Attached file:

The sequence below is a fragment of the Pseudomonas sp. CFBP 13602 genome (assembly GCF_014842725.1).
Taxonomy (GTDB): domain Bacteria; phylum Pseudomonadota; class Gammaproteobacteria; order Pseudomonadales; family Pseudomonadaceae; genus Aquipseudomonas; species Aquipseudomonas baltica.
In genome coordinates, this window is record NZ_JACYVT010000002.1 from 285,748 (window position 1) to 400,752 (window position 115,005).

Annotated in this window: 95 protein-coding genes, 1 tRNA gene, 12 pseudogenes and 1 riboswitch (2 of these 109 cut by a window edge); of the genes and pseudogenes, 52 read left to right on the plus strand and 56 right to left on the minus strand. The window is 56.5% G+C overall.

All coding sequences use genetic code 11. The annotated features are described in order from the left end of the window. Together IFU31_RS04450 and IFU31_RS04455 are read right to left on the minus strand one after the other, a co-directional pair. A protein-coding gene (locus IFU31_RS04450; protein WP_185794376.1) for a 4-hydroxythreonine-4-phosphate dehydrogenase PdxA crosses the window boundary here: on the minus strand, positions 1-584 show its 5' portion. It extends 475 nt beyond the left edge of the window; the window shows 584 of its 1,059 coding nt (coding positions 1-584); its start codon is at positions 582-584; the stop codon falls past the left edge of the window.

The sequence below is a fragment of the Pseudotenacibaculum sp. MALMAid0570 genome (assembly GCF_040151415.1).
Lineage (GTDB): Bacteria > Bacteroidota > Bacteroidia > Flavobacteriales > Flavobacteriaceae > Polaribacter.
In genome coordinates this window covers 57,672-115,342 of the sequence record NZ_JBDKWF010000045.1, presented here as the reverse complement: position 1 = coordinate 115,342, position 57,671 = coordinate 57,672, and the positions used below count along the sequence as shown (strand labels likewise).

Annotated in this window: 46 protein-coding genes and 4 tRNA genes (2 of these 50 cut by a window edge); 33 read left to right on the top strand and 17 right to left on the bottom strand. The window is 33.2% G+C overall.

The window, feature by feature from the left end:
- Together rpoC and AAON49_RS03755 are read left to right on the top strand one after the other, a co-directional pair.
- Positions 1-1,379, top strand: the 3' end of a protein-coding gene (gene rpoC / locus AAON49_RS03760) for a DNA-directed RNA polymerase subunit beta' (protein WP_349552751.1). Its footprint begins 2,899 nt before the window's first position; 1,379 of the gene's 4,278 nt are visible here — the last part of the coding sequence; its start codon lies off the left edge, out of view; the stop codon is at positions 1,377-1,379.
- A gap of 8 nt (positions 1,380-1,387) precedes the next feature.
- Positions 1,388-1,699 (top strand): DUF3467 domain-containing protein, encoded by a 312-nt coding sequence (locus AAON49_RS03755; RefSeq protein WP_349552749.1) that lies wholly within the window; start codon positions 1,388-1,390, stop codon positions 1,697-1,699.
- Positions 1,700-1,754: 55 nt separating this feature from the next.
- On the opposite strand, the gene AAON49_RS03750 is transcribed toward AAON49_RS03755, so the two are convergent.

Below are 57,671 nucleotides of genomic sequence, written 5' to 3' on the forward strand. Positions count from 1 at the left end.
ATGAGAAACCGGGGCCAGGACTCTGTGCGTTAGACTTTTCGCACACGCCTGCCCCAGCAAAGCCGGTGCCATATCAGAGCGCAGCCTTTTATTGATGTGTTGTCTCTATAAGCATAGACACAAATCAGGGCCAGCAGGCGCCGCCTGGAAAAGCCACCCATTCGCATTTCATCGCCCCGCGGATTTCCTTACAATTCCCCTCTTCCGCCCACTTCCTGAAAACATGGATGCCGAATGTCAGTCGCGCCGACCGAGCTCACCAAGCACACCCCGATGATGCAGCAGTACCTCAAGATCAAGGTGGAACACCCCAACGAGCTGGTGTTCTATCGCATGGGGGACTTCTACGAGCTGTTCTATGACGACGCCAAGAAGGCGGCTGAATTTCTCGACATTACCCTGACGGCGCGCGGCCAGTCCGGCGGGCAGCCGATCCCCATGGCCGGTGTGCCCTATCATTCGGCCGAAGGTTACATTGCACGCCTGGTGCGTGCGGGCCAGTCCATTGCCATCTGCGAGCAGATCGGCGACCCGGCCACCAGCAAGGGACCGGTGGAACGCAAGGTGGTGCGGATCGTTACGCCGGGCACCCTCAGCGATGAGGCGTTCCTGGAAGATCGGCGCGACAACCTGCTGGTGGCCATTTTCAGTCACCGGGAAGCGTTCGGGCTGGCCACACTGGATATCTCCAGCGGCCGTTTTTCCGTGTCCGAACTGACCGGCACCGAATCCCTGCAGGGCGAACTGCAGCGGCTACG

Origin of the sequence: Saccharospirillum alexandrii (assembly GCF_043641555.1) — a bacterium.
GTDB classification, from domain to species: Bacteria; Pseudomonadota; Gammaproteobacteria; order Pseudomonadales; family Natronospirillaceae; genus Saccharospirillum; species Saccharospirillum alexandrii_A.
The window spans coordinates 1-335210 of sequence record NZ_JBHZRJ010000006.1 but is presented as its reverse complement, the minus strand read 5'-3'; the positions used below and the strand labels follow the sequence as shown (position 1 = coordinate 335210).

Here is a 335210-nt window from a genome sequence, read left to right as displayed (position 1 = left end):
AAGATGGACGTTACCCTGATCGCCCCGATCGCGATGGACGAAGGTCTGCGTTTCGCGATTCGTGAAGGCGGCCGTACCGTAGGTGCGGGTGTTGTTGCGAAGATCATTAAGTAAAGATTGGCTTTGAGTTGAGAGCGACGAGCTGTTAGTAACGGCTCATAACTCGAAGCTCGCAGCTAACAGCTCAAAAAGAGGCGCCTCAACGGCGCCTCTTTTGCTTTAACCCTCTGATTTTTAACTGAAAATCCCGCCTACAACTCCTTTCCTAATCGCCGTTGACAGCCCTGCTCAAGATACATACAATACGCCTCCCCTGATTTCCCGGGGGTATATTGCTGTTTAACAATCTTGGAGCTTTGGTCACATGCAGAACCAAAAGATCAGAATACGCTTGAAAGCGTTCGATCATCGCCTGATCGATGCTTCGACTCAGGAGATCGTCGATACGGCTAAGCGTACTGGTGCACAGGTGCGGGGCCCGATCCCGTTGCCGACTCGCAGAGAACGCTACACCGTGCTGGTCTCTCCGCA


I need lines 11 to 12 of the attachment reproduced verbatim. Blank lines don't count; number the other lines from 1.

- Together rpoC and AAON49_RS03755 are read left to right on the top strand one after the other, a co-directional pair.
- Positions 1-1,379, top strand: the 3' end of a protein-coding gene (gene rpoC / locus AAON49_RS03760) for a DNA-directed RNA polymerase subunit beta' (protein WP_349552751.1). Its footprint begins 2,899 nt before the window's first position; 1,379 of the gene's 4,278 nt are visible here — the last part of the coding sequence; its start codon lies off the left edge, out of view; the stop codon is at positions 1,377-1,379.